The technique of paper making, which was introduced into Japan from China during
the early seventh century, underwent considerable changes in its manufacturing
process in Japan giving rise to a type of paper possessing dual qualities of
resilient sturdiness and softness which prevents tearing when it is handled, Washi,
a unique and distinct type of Japanese paper kindled many forms of cultural
creativity, among them origami.
Unfortunately, it is not clear when origami in Japan first originated,
However, what is known is that from old, letters and paper to wrap items in were
folded. A well-regulated lifestyle came with the advent of samurai society which
gave rise to the art of paper folding for practical and formal purposes.
Recently, however, particularly from the onset of the Showa period (1926-1989),
the art has rapidly passed into oblivion, but a vestige of its former use can
still be seen in the noshi, a decoration of folded red and white paper
attached to a gift.
Origami made to assume concrete shapes of, for example, a crane or boat is
regarded as origami for pure enjoyment. However, I feel that these were probably
once made for the purpose of bearing the illnesses and misfortunes that befell a
person. They began to be made sometime around the beginning of the Edo period
(1600-1868) which coincided with an age in which mass-produced, low-priced paper
came to be widely used among the people.
During the Genroku era (1688-1704), origami of the crane and several
varieties of boats used as designs on clothing became fashionable, and they were
also reproduced with great frequency in Ukiyoe prints. Origami rapidly came to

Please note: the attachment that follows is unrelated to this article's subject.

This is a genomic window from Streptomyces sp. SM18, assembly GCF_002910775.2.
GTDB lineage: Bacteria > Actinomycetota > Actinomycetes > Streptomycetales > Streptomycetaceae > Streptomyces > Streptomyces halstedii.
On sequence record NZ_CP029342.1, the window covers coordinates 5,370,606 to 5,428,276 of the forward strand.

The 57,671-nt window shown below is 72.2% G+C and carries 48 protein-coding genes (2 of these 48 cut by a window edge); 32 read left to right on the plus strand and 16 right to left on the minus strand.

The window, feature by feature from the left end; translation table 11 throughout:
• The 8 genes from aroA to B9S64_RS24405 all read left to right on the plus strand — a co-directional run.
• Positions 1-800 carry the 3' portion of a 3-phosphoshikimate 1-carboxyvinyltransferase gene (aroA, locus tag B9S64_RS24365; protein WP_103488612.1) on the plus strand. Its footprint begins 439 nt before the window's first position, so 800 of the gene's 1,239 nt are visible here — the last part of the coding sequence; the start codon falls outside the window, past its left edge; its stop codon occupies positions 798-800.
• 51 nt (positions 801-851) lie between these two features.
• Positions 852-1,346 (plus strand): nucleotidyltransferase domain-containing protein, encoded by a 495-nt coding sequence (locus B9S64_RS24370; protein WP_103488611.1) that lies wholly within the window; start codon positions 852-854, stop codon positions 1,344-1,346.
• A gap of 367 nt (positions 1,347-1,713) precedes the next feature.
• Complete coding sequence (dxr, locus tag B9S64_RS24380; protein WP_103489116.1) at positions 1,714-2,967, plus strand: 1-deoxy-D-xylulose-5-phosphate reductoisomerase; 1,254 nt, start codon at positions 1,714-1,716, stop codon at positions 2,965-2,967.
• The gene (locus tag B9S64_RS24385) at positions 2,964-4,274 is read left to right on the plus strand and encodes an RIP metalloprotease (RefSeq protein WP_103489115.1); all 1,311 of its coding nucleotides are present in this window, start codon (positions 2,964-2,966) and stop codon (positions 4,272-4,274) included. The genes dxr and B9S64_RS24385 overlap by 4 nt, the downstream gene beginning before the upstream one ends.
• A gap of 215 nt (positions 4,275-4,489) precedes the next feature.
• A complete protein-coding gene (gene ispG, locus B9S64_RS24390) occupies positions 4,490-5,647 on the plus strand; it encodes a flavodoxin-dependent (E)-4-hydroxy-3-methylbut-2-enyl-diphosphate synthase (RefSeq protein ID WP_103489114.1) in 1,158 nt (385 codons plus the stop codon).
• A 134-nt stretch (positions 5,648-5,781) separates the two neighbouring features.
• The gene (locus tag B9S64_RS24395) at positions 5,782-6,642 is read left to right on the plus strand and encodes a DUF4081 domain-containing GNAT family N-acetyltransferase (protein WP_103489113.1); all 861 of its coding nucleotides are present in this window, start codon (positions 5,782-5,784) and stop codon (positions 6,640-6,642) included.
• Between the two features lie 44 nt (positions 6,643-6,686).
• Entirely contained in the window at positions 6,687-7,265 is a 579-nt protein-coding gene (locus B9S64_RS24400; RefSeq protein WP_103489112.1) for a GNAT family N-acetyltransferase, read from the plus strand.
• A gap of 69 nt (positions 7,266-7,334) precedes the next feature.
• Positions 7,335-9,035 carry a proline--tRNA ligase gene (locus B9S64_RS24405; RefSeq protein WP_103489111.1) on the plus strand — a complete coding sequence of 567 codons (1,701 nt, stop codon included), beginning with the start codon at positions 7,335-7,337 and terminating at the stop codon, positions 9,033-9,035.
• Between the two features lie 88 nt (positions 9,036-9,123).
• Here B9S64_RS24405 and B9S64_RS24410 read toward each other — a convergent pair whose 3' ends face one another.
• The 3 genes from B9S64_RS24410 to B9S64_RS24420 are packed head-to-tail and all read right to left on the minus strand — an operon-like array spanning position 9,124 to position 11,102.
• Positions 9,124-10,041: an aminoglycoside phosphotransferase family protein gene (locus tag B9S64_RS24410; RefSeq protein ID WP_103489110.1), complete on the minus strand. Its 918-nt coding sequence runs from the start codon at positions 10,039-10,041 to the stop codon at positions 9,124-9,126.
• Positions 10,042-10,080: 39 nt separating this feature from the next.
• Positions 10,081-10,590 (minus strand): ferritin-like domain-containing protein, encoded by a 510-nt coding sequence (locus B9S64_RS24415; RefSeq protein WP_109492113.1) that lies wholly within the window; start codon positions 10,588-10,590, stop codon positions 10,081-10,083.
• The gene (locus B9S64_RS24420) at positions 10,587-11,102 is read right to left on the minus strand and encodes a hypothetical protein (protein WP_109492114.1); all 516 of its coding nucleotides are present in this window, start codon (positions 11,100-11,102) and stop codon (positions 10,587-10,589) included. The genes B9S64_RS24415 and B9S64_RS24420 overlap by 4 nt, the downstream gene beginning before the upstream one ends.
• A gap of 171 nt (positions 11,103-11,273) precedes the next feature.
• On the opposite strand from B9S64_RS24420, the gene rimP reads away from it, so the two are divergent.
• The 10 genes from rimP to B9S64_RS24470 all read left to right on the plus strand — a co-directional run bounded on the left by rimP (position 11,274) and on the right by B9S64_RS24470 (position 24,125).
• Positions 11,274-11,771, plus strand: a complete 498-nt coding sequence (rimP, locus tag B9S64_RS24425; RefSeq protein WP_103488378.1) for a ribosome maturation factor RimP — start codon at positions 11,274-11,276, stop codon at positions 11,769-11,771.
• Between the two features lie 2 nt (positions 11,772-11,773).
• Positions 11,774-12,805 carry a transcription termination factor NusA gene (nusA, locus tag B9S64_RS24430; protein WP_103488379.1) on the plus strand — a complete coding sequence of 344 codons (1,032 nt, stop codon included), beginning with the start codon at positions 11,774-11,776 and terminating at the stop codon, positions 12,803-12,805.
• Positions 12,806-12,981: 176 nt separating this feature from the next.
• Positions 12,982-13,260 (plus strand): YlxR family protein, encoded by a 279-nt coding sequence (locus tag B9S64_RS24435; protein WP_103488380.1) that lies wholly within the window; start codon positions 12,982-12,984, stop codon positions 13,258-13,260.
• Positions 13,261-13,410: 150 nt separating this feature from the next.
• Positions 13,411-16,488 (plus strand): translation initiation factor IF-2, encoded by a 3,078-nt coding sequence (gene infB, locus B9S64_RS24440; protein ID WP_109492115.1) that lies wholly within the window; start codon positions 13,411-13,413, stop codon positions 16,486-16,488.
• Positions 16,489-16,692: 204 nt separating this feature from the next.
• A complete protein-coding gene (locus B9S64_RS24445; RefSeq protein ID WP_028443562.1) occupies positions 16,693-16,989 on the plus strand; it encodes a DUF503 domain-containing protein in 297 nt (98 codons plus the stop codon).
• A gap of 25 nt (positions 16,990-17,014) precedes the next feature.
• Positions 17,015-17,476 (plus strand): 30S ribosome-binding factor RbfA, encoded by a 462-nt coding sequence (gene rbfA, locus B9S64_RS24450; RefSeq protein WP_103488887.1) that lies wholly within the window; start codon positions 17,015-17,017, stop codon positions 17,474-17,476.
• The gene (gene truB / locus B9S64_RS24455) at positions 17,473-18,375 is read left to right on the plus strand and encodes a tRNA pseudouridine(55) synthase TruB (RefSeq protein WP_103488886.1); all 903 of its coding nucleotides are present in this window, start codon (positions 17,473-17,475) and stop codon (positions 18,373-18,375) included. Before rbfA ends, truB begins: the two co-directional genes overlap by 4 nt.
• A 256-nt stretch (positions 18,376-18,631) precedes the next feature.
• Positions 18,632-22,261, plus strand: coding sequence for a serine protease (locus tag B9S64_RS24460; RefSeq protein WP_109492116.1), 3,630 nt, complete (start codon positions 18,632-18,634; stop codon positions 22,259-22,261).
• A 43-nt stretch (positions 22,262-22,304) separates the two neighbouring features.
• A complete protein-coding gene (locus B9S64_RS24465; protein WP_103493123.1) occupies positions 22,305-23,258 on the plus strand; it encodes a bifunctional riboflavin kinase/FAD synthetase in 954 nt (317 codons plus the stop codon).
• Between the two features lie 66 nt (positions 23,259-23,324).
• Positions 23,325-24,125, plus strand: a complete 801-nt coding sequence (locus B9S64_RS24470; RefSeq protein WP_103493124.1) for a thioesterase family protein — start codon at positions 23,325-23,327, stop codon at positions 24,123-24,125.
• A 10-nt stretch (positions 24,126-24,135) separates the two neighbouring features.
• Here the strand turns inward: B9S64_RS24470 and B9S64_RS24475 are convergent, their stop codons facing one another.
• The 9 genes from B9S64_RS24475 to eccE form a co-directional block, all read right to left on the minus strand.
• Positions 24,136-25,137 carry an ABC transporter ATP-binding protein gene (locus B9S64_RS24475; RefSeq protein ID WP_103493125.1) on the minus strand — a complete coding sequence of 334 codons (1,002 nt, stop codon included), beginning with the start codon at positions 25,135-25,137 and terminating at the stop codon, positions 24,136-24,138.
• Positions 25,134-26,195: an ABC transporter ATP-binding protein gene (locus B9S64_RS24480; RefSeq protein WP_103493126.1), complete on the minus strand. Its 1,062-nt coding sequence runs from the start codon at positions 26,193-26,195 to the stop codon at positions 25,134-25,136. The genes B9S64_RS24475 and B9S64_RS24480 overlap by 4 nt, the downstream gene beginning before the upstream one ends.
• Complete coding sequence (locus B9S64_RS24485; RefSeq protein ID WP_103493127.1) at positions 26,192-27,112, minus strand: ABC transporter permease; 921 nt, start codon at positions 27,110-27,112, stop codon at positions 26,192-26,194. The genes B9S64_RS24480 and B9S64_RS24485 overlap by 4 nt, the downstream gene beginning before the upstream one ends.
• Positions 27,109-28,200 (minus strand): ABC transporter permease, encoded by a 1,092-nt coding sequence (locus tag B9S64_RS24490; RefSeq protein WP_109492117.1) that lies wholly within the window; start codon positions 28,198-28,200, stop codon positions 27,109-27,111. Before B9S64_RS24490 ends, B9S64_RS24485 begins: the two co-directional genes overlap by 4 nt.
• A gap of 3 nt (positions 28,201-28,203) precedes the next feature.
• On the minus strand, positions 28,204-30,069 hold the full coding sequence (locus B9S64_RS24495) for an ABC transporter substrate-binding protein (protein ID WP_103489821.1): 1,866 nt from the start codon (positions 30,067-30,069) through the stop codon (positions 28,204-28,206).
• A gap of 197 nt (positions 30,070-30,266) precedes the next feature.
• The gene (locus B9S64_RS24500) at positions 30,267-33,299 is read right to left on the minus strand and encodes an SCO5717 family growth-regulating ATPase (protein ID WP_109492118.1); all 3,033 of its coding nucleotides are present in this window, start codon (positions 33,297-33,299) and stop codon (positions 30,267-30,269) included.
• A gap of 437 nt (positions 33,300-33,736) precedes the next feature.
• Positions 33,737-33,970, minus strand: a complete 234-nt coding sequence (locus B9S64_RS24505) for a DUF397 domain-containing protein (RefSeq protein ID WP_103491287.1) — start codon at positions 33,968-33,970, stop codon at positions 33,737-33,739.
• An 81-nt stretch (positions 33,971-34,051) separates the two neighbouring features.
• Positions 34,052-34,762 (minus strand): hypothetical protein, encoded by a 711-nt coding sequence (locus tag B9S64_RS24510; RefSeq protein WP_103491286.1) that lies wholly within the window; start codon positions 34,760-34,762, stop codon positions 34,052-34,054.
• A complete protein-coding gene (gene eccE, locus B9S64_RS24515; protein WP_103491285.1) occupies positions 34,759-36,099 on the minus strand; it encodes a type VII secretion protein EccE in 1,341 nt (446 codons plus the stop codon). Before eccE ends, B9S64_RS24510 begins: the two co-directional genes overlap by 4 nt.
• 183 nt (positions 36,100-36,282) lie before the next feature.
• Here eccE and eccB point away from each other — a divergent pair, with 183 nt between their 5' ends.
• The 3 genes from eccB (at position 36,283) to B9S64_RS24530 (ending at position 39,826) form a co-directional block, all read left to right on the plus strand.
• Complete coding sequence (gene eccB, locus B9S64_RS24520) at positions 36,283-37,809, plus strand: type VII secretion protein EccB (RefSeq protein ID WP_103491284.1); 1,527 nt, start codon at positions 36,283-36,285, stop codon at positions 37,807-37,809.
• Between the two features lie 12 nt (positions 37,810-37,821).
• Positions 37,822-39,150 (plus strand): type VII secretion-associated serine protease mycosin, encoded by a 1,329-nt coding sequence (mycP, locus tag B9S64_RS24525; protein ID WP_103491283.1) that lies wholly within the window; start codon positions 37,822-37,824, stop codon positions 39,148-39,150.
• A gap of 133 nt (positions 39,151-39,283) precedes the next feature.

have a wide following during this period.
About a hundred years later, books and printed matter devoted exclusively to
origami were published, creating a diverse and advanced form of origami. They
were not only a form of children's amusement, but because they were also
intended for adults, many of these origami were difficult to make and
incorporated many complicated steps.
The technique of paper making was introduced into Europe in the twelfth
century producing a distinct form of origami. However, origami was not taken up
by a large number of people as it was in Japan.
During the Meiji period (1868-1912), origami was used as a teaching tool in
the kindergarten and elementary school levels. Japan's origami was greatly
influenced by Friedrich Wilhelm August Frφbel (1782-1852), a mid-nineteenth
century German educator's method of teaching derived from European traditional
origami, which further developed into folding to make various geometrical shapes,
and was widely adopted particularly in the Japanese kindergartens.
During the Meiji period alone, there were many new origami creations
conceived by numerous unknown inventors. However because origami required
following precise directions, origami was not well received during the Taishou
period (1912-1926), a time when educators favored placing importance on
originality and creativity. Origami was deemed as lacking in these qualities.
However, braced by a long history, origami once again regained its popularity.
Not only are there now many imaginative and novel origami creations, but its
educational worth and immense potential have been also reconsidered and
recognized. Origami has gained a widespread following as a hobby among adults.
There are now many origami associations that have been formed overseas by